Land-based casino given tick in Illinois
The Illinois Gaming Board has granted the state’s first land-based casino licence to Rivers Casino, European Gaming reports.
Granted under the sweeping expansion of the state’s gaming sector that was signed into law in June, the new licence enables operator Rush Street Gaming to move its gambling operation beyond the shallow pool of water it built to qualify as a riverboat.
Rivers Casino opened in 2011 under the provisions of the Riverboat Gambling Act of 1990.
Rush Street plans to invest $150 million to expand the casino and increase the number of gaming positions to 2,000.
Under the bill, the state’s 10 existing riverboat casinos are allowed to operate on land with approval from the board and the payment of a $250,000 fee.
“We’re incrementally adding these games,” said casino spokesman Patrick Skarr.
“By going land-based, we can reconfigure some of our existing footprint not above water, add these games and positions within that and then move forward with our larger expansion program.”
Times have changed since Riverboat Act
When Illinois enacted the Riverboat Gambling Act in 1990, casinos were not only required to be located on a river, but actually had to set sail during gambling sessions.
By the time Rivers was granted what was to be the state’s 10th and final licence, the seafaring requirements had been dramatically eased.
Launched in 2011, Rivers Casino was built over a shallow pit of water near the Tri-State Tollway to comply with state law.
It quickly became the state’s top grossing riverboat casino, generating more than $400 million annually in gaming revenue.
The gambling expansion bill opens the door to everything from sports betting to so-called racinos at horse racing tracks.
It provides for six new casino licences and allows existing casinos to increase the number of gaming positions, measures aimed at reversing a decline in casino revenues statewide.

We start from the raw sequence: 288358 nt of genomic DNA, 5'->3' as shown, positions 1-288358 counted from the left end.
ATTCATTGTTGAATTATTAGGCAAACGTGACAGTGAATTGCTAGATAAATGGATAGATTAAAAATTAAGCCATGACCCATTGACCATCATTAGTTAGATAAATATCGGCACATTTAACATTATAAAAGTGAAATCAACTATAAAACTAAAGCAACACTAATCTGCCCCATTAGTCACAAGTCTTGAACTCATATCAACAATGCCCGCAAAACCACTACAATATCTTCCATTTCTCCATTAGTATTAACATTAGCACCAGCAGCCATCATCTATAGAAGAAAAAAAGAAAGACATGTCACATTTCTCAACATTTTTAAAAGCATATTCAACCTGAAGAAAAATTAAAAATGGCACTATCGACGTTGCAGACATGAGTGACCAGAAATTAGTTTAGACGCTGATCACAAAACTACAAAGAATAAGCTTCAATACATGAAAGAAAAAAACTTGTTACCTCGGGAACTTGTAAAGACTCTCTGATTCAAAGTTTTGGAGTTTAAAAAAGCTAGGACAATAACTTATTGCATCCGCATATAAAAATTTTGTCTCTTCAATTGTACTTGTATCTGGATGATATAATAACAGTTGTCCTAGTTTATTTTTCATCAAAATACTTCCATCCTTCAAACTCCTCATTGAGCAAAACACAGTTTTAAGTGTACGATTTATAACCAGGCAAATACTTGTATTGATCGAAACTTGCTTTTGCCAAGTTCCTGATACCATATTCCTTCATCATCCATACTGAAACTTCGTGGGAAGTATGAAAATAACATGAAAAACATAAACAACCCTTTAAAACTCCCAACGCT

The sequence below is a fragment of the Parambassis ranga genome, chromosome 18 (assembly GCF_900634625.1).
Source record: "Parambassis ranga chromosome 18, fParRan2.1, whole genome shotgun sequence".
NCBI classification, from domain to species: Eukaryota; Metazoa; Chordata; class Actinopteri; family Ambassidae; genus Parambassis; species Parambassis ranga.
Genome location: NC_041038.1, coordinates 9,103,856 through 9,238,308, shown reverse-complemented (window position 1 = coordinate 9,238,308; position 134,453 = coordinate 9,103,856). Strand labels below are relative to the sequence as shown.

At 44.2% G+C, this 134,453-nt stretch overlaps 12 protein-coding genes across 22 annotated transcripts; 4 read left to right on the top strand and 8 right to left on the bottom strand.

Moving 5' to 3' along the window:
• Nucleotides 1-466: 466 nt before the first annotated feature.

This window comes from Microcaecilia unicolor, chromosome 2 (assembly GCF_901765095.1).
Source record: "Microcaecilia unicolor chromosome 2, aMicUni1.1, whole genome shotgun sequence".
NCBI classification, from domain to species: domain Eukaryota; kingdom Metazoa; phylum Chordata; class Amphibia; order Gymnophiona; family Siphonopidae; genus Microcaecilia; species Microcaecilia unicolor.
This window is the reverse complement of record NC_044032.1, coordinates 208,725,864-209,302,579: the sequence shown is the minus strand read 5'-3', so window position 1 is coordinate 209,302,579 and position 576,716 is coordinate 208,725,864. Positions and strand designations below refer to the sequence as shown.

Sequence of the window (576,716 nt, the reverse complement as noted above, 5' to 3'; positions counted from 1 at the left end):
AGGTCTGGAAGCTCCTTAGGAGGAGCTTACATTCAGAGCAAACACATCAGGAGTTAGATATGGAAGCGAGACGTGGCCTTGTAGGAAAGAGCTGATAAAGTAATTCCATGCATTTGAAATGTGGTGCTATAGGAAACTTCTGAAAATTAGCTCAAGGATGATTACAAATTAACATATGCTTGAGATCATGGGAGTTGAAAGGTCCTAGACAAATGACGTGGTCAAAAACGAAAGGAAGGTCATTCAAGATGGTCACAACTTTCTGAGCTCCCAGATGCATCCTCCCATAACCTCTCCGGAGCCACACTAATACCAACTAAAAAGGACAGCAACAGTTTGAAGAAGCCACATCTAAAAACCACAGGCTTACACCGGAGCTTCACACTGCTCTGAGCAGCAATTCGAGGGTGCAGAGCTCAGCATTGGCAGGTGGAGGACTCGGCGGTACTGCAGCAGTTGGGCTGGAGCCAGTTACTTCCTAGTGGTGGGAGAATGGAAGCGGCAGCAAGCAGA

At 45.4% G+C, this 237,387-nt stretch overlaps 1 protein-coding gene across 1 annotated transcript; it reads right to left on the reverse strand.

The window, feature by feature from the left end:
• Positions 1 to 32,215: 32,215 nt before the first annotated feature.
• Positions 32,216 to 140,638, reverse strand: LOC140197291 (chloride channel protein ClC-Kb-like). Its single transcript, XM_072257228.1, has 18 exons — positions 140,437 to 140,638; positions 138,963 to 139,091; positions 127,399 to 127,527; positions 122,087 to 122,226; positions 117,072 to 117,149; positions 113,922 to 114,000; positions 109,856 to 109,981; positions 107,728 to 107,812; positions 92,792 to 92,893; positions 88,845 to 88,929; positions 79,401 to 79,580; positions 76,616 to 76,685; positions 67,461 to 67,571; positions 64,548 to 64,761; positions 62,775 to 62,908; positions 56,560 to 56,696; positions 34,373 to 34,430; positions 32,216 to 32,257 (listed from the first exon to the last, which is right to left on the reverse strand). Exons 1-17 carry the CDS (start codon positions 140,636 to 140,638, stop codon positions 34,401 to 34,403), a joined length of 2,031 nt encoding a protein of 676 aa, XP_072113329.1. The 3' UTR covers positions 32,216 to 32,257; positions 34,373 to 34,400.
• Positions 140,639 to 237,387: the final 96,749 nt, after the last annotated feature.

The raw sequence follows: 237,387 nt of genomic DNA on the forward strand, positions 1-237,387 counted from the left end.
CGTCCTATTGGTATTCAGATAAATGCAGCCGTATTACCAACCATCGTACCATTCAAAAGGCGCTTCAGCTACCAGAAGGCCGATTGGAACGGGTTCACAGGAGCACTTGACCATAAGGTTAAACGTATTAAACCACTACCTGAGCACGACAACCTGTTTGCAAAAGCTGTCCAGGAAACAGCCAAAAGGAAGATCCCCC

The state received 10 applications for five of the six new casino licences by an October 28 deadline, excluding a proposed Chicago casino.
Plans for a casino in the city have been stalled by concerns that a 33.3 per cent gambling tax for the city was prohibitive for developers.
Rush Street Gaming sold a 61 per cent stake in Rivers Casino to Louisville-based Churchill Downs in March.
The Rivers partnership is one of three applicants for a new casino in Waukegan.
The gaming board received four applications for a proposed casino in the south suburbs, which would be located in either Calumet City, Homewood/East Hazel Crest, Lynwood or Matteson.
In addition, the board received one application each for new casinos in Rockford, Danville and Williamson County in southern Illinois.
At its meeting last Thursday, the gaming board said it would open up the application process for the state’s first legalised sports betting facilities next month.
Under the bill, the state’s 10 casinos, three horse tracks and seven largest sports facilities can acquire a sports gaming licence for an initial fee of no more than $10 million each.
Three online-only licences will be made available at $20 million each.
Rivers has already begun building a sports bar in Des Plaines, which will become a sports book, pending approval from the state, Skarr said.
New Illinois casino plans published
Developers have finally laid their chips on the table as plans for the hotly anticipated development of a new casino in Illinois has been unveiled by the city.
Top US Casinos reports the development, which is slated for the suburb of Waukegan to the far north of Chicago, is among six locations that are in line for new casinos after historic gambling expansion legislation passed into law earlier this summer in Illinois.
In total, the city received six proposals for the Waukegan site.
However, two of those are linked, meaning there are five plans competing to be chosen.
Each of those plans offer a snapshot of the ambitious facilities that are proposed at the site of the shuttered Fountain Square shopping centre at Lakehurst Road and Northpoint Boulevard, according to a report in suburban Chicago newspaper the Daily Herald.
The ambitious plans include everything from helipads and villas to fountains and cavernous concert halls according to a report in the Chicago Sun Times.
Though the documents released by the city are heavily redacted to protect trade secrets and financial information, they do still provide some interesting information about the proposed developments and what each of them might entail.